As boardwalk project along the Kaw seeks approval, familiar question arises: How tall should the buildings be?
photo by: Photo courtesy Paul Werner architects
Downtown Lawrence doesn’t get to have all the fun when it comes to arguing over how tall buildings ought to be. It looks like North Lawrence will get in on the action too.
If you remember, we reported last month about a proposed major development in North Lawrence along the Kansas River on property surrounding the iconic Johnny’s Tavern building. The development definitely would bring the idea of taller, downtown-style buildings to North Lawrence.
Thus far, we haven’t heard much from the North Lawrence neighborhood about the plan. But that is beginning to change. Ted Boyle, the longtime president of the North Lawrence Improvement Association, recently reached out to me to share some thoughts. Most were positive about the proposed development.
“It would be good for Lawrence, but really good for North Lawrence,” Boyle said.
But, there is a caveat. North Lawrence wants to see one of the buildings shrink by a story. Phase 1 of the development calls for a five-story mixed-used building that would be constructed along North Second Street, just north of Johnny’s Tavern. It would be a big building that would stretch all the way to the railroad overpass. It would house about 90 apartments with a total of 200 bedrooms on its upper floors. The ground floor would have a mix of retail and office space.
Boyle said he and members of his association want to see the building be no taller than four stories. He said the size of the building needs to be contained so it doesn’t overwhelm the historic North Lawrence Depot, which is across the street from the proposed building site.
The idea of lopping off a story of a proposed building has become a popular one in Lawrence. Well, popular unless you are the developer of the proposed building. There was considerable debate about how tall the Marriott hotel building should be at Ninth and New Hampshire in downtown, and some debate about the apartment/retail building across the street from it. More recently, a proposed six-story building at 11th and Massachusetts — on the old Allen Press property — got a rough reception at the Historic Resources Commission last month. Commissioners thought the apartment/retail/office building was too big and would overwhelm several historically important buildings in downtown.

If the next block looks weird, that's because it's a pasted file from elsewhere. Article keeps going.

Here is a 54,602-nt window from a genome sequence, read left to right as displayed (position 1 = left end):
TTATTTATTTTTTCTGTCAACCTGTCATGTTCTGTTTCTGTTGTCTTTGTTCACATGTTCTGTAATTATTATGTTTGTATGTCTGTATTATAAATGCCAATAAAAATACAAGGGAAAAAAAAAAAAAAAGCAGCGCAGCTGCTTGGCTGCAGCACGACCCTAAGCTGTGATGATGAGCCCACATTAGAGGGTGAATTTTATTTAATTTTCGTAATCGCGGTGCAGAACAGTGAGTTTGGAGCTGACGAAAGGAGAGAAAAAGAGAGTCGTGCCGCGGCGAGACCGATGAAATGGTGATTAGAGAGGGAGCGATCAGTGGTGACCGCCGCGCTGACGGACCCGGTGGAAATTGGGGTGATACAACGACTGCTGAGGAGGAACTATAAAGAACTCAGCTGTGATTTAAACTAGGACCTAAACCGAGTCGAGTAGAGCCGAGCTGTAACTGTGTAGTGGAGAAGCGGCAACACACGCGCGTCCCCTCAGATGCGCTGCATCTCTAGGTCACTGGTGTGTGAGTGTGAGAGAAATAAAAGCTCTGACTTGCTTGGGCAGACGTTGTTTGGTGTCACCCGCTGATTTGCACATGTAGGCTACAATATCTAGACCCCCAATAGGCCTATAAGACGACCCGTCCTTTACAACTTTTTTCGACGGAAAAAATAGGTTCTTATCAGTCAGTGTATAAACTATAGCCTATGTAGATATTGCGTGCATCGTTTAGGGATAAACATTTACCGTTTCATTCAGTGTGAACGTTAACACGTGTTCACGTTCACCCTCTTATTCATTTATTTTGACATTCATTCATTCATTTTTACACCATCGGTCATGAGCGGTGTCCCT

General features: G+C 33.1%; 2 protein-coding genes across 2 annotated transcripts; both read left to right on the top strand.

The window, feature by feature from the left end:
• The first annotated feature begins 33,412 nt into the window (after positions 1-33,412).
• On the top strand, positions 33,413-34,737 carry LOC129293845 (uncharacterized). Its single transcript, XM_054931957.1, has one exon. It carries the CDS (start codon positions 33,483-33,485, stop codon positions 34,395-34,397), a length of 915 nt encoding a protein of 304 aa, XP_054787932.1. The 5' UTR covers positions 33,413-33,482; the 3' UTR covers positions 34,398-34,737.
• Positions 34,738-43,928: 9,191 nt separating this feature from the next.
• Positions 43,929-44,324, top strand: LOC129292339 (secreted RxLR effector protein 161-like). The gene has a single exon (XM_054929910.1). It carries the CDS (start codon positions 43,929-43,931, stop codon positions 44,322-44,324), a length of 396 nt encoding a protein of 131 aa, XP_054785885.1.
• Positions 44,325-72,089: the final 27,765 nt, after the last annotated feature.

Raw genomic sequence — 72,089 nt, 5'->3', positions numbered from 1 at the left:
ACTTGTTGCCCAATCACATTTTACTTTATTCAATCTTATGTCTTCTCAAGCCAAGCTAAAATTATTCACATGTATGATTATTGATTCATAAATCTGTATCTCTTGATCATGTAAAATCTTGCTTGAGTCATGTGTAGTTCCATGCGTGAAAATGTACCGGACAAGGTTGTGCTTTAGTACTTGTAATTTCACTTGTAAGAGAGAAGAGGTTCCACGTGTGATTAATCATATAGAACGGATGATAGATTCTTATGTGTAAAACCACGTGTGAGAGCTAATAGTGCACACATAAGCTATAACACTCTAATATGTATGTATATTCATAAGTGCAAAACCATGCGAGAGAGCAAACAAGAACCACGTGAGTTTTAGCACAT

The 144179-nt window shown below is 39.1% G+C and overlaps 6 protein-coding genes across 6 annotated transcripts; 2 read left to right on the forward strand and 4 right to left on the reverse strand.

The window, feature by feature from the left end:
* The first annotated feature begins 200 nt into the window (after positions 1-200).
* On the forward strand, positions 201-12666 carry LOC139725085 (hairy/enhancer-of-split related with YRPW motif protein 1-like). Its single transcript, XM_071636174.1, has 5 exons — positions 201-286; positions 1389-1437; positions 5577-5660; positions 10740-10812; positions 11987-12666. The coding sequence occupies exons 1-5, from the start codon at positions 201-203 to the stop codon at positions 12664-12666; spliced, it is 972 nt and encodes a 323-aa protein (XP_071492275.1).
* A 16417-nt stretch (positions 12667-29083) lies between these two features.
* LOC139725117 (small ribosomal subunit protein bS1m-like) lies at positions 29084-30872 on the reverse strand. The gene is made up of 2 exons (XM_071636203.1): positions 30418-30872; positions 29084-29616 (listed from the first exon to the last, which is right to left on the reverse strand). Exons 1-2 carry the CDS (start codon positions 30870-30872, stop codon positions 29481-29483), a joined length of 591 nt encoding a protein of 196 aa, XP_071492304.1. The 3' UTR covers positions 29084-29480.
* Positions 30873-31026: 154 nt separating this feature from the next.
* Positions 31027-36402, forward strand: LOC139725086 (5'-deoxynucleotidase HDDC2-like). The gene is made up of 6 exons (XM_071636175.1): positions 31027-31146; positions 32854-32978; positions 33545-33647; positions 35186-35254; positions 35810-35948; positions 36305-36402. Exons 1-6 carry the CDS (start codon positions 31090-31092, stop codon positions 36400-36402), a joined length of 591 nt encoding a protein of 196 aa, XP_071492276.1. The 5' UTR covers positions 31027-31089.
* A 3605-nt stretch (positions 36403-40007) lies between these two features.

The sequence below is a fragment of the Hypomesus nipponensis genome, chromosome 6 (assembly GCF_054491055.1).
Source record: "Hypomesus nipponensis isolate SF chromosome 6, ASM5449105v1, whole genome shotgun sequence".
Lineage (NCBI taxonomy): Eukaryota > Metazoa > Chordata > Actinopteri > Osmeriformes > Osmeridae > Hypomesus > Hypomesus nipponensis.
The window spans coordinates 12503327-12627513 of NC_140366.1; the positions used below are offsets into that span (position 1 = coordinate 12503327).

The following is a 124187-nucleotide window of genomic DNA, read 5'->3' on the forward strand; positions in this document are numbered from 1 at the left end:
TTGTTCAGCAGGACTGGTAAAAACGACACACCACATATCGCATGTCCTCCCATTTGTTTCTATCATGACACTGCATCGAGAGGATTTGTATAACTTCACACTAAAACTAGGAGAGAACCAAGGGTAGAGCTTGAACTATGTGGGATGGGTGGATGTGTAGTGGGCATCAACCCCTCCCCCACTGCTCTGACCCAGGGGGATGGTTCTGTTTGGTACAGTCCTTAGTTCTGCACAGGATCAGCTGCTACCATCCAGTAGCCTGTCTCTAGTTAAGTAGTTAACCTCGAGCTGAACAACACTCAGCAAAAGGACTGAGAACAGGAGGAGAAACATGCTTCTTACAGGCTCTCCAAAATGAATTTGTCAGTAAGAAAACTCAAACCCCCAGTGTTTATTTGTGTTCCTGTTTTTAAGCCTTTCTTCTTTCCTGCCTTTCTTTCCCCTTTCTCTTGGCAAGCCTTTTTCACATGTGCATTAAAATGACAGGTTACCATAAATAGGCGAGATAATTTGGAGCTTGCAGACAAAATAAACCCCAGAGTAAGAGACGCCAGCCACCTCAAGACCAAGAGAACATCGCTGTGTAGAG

Members of that development group, Core Spaces out of Chicago, said a reduction would jeopardize the financial feasibility of the project. That is a common response.
Paul Werner, the Lawrence-based architect for the North Lawrence project, told me his group of developers — which includes Johnny’s owner Rick Renfro, Lawrence businessman Jon Davis and others — is committed to working with the North Lawrence neighborhood. But Werner said removing a story from the building would hurt the feasibility of the project. He thinks the orientation of the building and other design factors can allow a five-story building to fit in fine with the historic depot across the street.
It is an interesting debate. You have developers who frequently point out that city leaders talk about wanting to have denser population to combat urban sprawl. Those developers say tall buildings are a prime way to get that density. However, there usually are concerns from planners, preservationists and others that taller buildings will change the historic character of a downtown.
Plus, I think there is also a belief by some that developers go in asking for more than they need, and reducing the size of a building isn’t as big of a deal as they make it sound. Developers, of course, dispute that.
As the city contemplates adopting a comprehensive plan that would make it more difficult to annex new lands into the city, the issue of what Lawrence will allow when it comes to building height probably will be more important than ever.